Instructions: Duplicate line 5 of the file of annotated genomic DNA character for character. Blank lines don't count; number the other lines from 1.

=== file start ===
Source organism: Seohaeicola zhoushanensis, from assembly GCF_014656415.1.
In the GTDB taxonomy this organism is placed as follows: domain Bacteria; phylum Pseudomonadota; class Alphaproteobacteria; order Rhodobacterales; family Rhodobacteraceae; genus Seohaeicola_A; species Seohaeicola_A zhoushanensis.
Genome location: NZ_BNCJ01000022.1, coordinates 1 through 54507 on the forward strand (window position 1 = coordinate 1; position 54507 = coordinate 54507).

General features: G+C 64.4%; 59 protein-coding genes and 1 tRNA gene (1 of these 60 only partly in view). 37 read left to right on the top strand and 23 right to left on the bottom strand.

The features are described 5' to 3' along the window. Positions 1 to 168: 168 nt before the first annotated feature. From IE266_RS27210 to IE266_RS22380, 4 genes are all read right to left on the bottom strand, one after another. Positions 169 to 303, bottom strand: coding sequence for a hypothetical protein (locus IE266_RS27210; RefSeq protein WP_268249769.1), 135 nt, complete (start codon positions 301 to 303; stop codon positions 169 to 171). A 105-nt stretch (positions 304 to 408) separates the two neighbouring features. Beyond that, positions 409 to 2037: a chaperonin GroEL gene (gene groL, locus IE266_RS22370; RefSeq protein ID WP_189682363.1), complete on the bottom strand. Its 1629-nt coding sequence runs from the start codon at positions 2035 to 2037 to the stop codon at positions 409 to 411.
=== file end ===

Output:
The features are described 5' to 3' along the window. Positions 1 to 168: 168 nt before the first annotated feature. From IE266_RS27210 to IE266_RS22380, 4 genes are all read right to left on the bottom strand, one after another. Positions 169 to 303, bottom strand: coding sequence for a hypothetical protein (locus IE266_RS27210; RefSeq protein WP_268249769.1), 135 nt, complete (start codon positions 301 to 303; stop codon positions 169 to 171). A 105-nt stretch (positions 304 to 408) separates the two neighbouring features. Beyond that, positions 409 to 2037: a chaperonin GroEL gene (gene groL, locus IE266_RS22370; RefSeq protein ID WP_189682363.1), complete on the bottom strand. Its 1629-nt coding sequence runs from the start codon at positions 2035 to 2037 to the stop codon at positions 409 to 411.